The current tragedy in the north is there are people in influential positions who are determined to turn the clock back, which in reality is something beyond the ability of human-kind. In any case, the very idea is horrific, as a moment's thought and analysis would tell one the past is rarely the contented paradise we often see it as through the fading lenses in our rose covered spectacles. Housing was disgracefully poor, health care inadequate and working conditions appalling; this was the daily fare of the north's Protestant working classes, never mind their nationalist neighbours. What is needed from the Unionist leadership is for them to cease harping back to a past that rarely existed outside of the north's ruling elite, like Lord Brookeborough and his ilk. They need to get some of that courage they are forever prattling on about. They need to lead their community instead of tale ending them: an example of which is the DUP's refusal to demand the standing down of Loyalist paramilitaries and the public decommissioning of their weaponry.

If real leadership were to be showed by the Unionist politicians, then all that might happen when the death of someone like Siobhan O'Hanlon is announced, is that the only comments from her political opponents would be along the lines of, "whilst we differed with her politically, RIP, and our thought are with her family." In other words, what happens throughout Europe and most parts of the civilized world.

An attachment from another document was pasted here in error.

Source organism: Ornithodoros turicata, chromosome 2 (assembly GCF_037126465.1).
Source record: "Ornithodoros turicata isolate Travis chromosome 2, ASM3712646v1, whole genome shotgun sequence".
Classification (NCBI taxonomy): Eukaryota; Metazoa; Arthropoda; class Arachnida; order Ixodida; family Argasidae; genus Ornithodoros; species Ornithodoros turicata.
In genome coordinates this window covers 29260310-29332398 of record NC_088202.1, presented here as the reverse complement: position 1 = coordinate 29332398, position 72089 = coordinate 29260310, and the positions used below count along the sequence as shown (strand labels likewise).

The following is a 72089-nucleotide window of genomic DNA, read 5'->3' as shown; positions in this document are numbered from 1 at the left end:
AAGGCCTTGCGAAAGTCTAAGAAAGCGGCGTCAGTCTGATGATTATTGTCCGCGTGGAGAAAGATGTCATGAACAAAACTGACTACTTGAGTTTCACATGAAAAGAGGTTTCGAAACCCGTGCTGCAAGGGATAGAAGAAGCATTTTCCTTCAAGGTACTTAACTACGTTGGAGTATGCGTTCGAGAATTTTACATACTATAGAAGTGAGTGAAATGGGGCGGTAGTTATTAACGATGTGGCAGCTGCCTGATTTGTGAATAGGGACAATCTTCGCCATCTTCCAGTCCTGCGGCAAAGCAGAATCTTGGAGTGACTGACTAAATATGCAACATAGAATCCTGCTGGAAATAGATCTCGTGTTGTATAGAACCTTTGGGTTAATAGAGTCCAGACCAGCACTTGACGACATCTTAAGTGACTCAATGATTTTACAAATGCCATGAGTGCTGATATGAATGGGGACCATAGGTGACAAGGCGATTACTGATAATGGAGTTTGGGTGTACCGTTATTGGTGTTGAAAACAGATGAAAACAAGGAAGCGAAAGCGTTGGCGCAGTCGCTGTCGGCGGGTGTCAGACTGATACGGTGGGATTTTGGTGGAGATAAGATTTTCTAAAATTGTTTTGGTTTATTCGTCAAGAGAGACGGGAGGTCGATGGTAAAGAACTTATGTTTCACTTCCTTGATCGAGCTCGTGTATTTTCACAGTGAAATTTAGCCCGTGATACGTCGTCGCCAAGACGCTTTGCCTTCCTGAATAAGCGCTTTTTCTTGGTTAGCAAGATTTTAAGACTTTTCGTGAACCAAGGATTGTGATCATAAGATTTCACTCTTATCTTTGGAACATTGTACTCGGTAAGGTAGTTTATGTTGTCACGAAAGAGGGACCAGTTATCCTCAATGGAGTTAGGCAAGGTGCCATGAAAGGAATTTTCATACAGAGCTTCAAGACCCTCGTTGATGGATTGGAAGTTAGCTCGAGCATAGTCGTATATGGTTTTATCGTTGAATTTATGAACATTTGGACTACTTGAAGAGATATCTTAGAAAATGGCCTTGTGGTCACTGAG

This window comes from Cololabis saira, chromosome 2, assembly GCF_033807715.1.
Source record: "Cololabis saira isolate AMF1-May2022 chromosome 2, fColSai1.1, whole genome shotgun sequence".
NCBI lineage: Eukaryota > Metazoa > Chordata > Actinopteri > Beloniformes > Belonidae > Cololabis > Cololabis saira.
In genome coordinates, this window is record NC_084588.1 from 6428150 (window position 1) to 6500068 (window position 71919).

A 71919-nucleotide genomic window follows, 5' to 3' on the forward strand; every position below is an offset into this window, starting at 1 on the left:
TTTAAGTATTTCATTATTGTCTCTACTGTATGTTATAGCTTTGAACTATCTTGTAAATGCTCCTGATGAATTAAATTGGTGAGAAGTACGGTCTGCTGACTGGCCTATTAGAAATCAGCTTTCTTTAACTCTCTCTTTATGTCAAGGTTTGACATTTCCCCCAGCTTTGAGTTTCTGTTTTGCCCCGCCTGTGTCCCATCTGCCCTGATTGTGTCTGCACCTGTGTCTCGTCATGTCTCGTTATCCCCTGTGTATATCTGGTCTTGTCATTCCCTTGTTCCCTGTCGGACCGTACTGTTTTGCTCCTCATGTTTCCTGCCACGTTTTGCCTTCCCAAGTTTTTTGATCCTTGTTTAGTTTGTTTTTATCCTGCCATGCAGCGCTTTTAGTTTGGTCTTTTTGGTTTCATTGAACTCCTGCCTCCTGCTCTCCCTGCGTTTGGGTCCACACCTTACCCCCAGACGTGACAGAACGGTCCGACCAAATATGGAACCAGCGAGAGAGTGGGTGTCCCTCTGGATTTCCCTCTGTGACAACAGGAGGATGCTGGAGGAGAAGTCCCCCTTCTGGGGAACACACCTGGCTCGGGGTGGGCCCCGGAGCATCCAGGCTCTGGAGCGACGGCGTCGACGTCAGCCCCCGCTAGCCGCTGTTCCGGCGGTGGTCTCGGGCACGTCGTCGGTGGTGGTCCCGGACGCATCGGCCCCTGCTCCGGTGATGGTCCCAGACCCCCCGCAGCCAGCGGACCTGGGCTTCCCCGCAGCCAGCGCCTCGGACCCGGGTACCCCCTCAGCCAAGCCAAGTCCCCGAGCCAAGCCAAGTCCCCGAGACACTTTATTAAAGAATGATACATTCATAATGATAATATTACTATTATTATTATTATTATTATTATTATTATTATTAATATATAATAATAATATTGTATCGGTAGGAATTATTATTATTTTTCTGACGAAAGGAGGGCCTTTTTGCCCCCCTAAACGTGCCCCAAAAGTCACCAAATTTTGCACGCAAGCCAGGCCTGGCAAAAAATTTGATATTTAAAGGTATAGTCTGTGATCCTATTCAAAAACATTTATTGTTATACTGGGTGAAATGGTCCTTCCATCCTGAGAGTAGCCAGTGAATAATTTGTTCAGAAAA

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Index: Current Articles

18 April 2006

Other Articles From This Issue:

Grave Secrets
Anthony McIntyre

Spoiled Rotten
David Adams

Let Bygones be Bygones
Mick Hall

Urgent Memo — Judas Was One of the Bad Guys!
Dr John Coulter

Cluedo in Donegal
Anthony McIntyre

Easter Message
John Kennedy

Óglaigh na hÉireann Easter Statement
The Sovereign Nation

IFC Easter Statement, 2006
Joe Dillon

Lincoln's Despair
John Kennedy

Fred A. Wilcox

Hamas Being Forced to Collapse
Sam Bahour

Profile: Philippe Val
Anthony McIntyre

Freedom of Speech index

11 April 2006

Shed No Tears for the Donaldson Family
Geraldine Adams

Buried in Secret
Anthony McIntyre

The Donaldson Dilemna
Bill Ashe

Motive for Murder
Mick Hall

Victim or Pawn?
Dr John Coulter

Agent of the Peace Process
Anthony McIntyre

Happy Easter
John Kennedy

Where, O Where, Is Our James Connolly?
Paul Maguire

Nice One, Tony
John Kennedy

Putting on the Poor Mouth
Seaghan O Murchu

Spare Us the Cures from Quacks
Dr Seamus Kilby

Profile: Antoine Sfeir
Anthony McIntyre

The Letters page has been updated:

Standing Up to the Enemies of Free Speech


Irish Republicanism and Islam


Real human rights - without any religious blackmail


Resisting Censorship


and more...

Freedom of Speech index